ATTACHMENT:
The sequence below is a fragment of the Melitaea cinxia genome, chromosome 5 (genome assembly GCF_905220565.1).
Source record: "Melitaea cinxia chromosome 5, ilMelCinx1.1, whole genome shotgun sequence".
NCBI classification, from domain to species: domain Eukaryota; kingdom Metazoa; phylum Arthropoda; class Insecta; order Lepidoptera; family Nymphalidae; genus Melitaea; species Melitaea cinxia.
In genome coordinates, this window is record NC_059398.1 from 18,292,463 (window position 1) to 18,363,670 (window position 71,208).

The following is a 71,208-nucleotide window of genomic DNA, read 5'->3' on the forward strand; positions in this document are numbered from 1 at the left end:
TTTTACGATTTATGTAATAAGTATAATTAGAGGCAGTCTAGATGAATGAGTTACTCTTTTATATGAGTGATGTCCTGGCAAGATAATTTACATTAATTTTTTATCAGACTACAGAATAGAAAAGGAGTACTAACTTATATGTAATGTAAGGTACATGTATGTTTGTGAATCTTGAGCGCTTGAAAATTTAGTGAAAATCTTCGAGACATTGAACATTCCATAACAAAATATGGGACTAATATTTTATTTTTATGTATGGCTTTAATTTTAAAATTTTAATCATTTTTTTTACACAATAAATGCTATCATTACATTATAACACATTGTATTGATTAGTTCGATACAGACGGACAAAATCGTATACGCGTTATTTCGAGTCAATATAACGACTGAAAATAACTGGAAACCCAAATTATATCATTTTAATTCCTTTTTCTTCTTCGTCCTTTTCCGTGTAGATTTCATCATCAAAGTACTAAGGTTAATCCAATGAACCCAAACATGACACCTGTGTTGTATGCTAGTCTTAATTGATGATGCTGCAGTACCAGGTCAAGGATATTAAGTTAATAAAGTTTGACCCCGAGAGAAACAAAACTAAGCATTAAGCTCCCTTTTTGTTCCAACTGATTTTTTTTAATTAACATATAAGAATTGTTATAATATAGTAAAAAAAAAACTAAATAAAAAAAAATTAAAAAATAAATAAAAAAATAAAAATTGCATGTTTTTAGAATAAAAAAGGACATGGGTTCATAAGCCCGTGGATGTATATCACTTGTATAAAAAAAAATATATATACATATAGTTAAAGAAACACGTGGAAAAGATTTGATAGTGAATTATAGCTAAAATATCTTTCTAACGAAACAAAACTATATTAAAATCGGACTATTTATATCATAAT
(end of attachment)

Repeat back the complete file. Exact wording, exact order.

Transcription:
The sequence below is a fragment of the Melitaea cinxia genome, chromosome 5 (genome assembly GCF_905220565.1).
Source record: "Melitaea cinxia chromosome 5, ilMelCinx1.1, whole genome shotgun sequence".
NCBI classification, from domain to species: domain Eukaryota; kingdom Metazoa; phylum Arthropoda; class Insecta; order Lepidoptera; family Nymphalidae; genus Melitaea; species Melitaea cinxia.
In genome coordinates, this window is record NC_059398.1 from 18,292,463 (window position 1) to 18,363,670 (window position 71,208).

The following is a 71,208-nucleotide window of genomic DNA, read 5'->3' on the forward strand; positions in this document are numbered from 1 at the left end:
TTTTACGATTTATGTAATAAGTATAATTAGAGGCAGTCTAGATGAATGAGTTACTCTTTTATATGAGTGATGTCCTGGCAAGATAATTTACATTAATTTTTTATCAGACTACAGAATAGAAAAGGAGTACTAACTTATATGTAATGTAAGGTACATGTATGTTTGTGAATCTTGAGCGCTTGAAAATTTAGTGAAAATCTTCGAGACATTGAACATTCCATAACAAAATATGGGACTAATATTTTATTTTTATGTATGGCTTTAATTTTAAAATTTTAATCATTTTTTTTACACAATAAATGCTATCATTACATTATAACACATTGTATTGATTAGTTCGATACAGACGGACAAAATCGTATACGCGTTATTTCGAGTCAATATAACGACTGAAAATAACTGGAAACCCAAATTATATCATTTTAATTCCTTTTTCTTCTTCGTCCTTTTCCGTGTAGATTTCATCATCAAAGTACTAAGGTTAATCCAATGAACCCAAACATGACACCTGTGTTGTATGCTAGTCTTAATTGATGATGCTGCAGTACCAGGTCAAGGATATTAAGTTAATAAAGTTTGACCCCGAGAGAAACAAAACTAAGCATTAAGCTCCCTTTTTGTTCCAACTGATTTTTTTTAATTAACATATAAGAATTGTTATAATATAGTAAAAAAAAAACTAAATAAAAAAAAATTAAAAAATAAATAAAAAAATAAAAATTGCATGTTTTTAGAATAAAAAAGGACATGGGTTCATAAGCCCGTGGATGTATATCACTTGTATAAAAAAAAATATATATACATATAGTTAAAGAAACACGTGGAAAAGATTTGATAGTGAATTATAGCTAAAATATCTTTCTAACGAAACAAAACTATATTAAAATCGGACTATTTATATCATAAT